Movies as Ideology

On some level the operation of ideology in popular cinema is really simple.  Almost all widely distributed movies are either capitalist or aristocratic fantasies. Each of these types comes in two flavours, idealistic and nihilistic. Take away these four kinds of movies and there isn’t much left over.

Aristocratic fantasies revolve around the idea that transcendence comes from superior might and/or virtue, which is granted by affiliation to the ‘traditional’ social order.

Capitalist fantasies revolve around the idea that transcendence comes from superior personal skill and/or willpower, which is granted by the unique individuality of a person.

In idealistic aristocratic fantasies the hero is usually a prince who goes through a Campbellian Hero’s Journey, who triumphs over his enemies by connecting with his princely lineage. The original Star Wars, for example. A variant involves the hero being lower class but accepting of their station, as in Die Hard, the Dirty Harry movies, etc.

In idealistic capitalist fantasies the hero is either usually either an intellectual entrepreneur or a moral entrepreneur who triumphs by connecting with his unique individuality, believing in himself, that sort of thing. See Pollock, The Imitation Game, and every other Hollywood movie about geniuses.  See also Erin Brockovich and most of the movies about underdogs fighting social injustice.

In nihilistic aristocratic fantasies the hero cannot triumph or, more commonly, achieves only a Pyrrhic victory because evil is neverending. The Dark Knight is an example of this, along with Man of SteelBatman v SupermanSuicide Squad. In general it’s a theme in “gritty and realistic” genre movies. Rogue One has a touch of this although its position in the overall Star Wars canon makes its narrative ultimately more idealistic than nihilistic.

In nihilistic capitalist fantasies the protagonist cannot achieve transcendence because they lack any special genius; for someone who is just a regular person, life presumably has no purpose or meaning. See Boyhood, along with a ton of other critically lauded quirky indie films.

These four types can overlap of course. The Coen brothers’ work, for example, mixes capitalist and aristocratic nihilism. The films of the Dark Knight Trilogy mix aristocratic idealism and nihilism to varying degrees. The Matrix mixes the idealisms of aristocratic ideology (Neo is superior by birth) and capitalism (Neo must Believe In Himself). And so on.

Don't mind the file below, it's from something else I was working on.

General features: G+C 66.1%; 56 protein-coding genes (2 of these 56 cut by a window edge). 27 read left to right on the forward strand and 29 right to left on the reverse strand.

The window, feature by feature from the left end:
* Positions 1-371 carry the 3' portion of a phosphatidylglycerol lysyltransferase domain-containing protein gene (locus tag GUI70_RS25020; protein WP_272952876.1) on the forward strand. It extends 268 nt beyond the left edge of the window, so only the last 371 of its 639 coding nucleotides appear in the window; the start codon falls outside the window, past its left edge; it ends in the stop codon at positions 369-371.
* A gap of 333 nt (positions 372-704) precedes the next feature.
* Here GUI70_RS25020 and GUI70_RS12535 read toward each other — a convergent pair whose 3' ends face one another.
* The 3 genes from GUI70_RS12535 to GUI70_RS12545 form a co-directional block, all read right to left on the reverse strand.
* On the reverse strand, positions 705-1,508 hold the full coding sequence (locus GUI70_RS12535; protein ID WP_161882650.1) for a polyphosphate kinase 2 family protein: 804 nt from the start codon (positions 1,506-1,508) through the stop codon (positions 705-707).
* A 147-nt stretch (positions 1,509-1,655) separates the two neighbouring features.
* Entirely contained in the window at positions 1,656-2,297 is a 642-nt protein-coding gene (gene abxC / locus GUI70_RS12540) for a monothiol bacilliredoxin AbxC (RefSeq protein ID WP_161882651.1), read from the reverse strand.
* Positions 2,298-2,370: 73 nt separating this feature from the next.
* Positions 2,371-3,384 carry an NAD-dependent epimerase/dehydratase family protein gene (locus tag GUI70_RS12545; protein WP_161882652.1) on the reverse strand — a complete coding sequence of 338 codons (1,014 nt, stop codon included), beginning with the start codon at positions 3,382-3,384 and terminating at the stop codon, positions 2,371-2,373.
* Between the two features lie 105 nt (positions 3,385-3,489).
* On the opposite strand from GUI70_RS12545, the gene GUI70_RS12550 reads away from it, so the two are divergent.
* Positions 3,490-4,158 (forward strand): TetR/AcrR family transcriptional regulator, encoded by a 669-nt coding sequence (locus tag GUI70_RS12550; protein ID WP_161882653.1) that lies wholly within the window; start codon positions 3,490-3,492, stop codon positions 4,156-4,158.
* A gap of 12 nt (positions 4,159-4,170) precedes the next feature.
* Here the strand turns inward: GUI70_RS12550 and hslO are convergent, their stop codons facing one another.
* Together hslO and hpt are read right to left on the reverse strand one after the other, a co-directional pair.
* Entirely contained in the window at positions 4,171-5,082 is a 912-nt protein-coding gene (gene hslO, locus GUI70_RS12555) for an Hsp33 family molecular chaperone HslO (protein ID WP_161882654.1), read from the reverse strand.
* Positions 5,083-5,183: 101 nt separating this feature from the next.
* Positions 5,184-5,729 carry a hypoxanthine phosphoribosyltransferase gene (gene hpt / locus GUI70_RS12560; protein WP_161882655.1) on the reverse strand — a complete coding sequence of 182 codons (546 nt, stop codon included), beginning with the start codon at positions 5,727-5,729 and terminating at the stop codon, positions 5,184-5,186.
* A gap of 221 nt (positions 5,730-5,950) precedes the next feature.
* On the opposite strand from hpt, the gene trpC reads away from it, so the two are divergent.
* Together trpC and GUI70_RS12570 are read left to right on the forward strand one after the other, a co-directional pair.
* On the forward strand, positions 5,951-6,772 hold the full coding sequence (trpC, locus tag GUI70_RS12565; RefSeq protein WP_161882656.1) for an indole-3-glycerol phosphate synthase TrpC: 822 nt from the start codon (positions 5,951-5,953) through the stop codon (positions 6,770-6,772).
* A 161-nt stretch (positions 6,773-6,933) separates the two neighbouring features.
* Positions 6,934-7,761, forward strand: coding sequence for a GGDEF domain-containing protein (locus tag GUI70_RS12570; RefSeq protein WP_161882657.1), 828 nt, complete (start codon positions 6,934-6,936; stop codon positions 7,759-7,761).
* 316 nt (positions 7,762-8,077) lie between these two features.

The point is that if you take away all movies that use at least one of these four themes as their emotional core, not much is left over.

And of course we could make the picture more complicated by layering in the operation of gender, race, and other forms of identity. Both conservative and capitalist fantasies tend to be male, white, heteronormative, cisgendered, ableist, and so on.

But the one thing you’re not going to see very often is a socialist fantasy. What would that even look like?

4 thoughts on “Movies as Ideology

  1. “Capitalist fantasies revolve around the idea that transcendence comes from superior personal skill and/or willpower, which is granted by the unique individuality of a person.”

    “But the one thing you’re not going to see very often is a socialist fantasy. What would that even look like?”

    How would you define “socialist fantasy”? The question you pose could lead to the answer that’s needed universally. I’m just playing devil’s advocate (I enjoy your articles and they’re always extremely well thought-out, and I love how you are thinking aloud), but if one takes the obvious response, within your framework, and says that it’s a ‘narrative that revolves around the idea that transcendence comes from a group/society’s superior collective skill or willpower’, (“Calendar Girls”, “The Full Monty”, even “Power Rangers” etc) then you’re entering into a position that could (in theory, not spirit!) equate colonial texts with socialist fantasy.

    If you argue that a socialist fantasy can be defined as a film that follows the story of a social group that does *not* demonstrate a superior skill or willpower, then the film is aristocratic because social status isn’t challenged.